Nina Hellman, Judith Ivey Ken Narasaki, Edmund Donovan, Andrew Garman Photo: T. Charles Erickson
Samuel D. Hunter’s Greater Clements, at Lincoln Center’s Mitzi E. Newhouse Theatre is three hours long and the question is why? The show doesn’t truly come alive until the last 15 minutes, and when you figure why you have been watching this for so long, you want cry, not for what is going on but the fact this drama shows how damned humanity is. Even when offered hope and a chance at happiness, we wallow in the past. We chose what we have always known.
The play unfolds in the place of Clements, Idaho. The once thriving mining industry has died and now the town is being obliterated. The rich California’s have moved in and the town people have voted for the town not to exist. Maggie (Judith Ivey) and her son Joe (Edmund Donovan ) ran the mine tours, which have been closed down and the gift shop which is one of the only shops left. All of the relatives of Maggie and Joe worked the mine. Her husband who was gay, left Maggie alone to care for Joe who is unstable. With things closing down, a door has opened for Maggie when her first love Billy (Ken Narasaki) reappears after fifty years.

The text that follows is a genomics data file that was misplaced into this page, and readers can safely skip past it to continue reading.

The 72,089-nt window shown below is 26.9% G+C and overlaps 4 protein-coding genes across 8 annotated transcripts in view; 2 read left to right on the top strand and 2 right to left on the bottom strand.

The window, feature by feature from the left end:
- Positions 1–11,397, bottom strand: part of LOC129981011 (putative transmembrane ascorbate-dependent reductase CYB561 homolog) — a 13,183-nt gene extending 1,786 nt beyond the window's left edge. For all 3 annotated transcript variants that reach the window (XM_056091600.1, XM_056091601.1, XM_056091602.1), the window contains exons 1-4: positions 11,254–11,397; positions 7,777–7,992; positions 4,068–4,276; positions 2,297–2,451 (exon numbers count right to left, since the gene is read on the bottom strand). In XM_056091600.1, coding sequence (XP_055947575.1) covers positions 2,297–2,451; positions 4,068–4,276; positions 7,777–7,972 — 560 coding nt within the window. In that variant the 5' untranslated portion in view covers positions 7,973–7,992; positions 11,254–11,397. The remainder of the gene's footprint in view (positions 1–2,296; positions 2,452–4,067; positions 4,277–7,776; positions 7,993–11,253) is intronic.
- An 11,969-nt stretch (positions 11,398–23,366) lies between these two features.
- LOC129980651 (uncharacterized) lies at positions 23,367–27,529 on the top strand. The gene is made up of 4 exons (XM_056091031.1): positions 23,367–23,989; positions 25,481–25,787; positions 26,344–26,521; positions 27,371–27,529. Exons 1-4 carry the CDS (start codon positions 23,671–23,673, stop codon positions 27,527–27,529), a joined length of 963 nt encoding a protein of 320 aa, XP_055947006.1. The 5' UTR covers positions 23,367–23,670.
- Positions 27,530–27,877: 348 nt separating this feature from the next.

Her neighbor Olivia (Nina Hellman), who is fighting to save the town and the past does not want Maggie leaving or being involved with Billy who has prostate cancer. Also in the mix of this play are issues with World War II Japanese-American internment camp and the fact her war-veteran father kept her from Billy due to his own bigotry? Throw into that Billy is raising his granddaughter Kel (Haley Sakamoto) because his son is an alcoholic. Kel, among other things has a death wish.
Maggie has guilt on all levels including her parenting of Joe and his mental illnesses. This play is laden with disappointment mixed in with the ties that bind.
What the play does well is let us see inside Joe’s truly messed up mind. Like Maggie we are on the outside looking in to a train wreck about to happen and are incapable of stopping it. We know from the beginning that tragedy looms over mother and son. What we don’t know is Joe sees the Kel in him and helps her to move forward, instead of along the same pathway.
Judith Ivey and Edmund Donovan are the reason to see this play. Their performances are exquisite. Each reaches down to reveal layered complex humans on the verge of extinction.
Davis McCallum’s direction drags, but Dane Laffrey’s sets, lighting by Yi Zhao and Fitz Patton’s original music and sound are well done.
Greater Clements has much to offer but it has condensed too many subjects into a play that would have been better off shorter and more focused.
Greater Clements: Lincoln Center’s Mitzi E. Newhouse Theatre until Jan. 19th.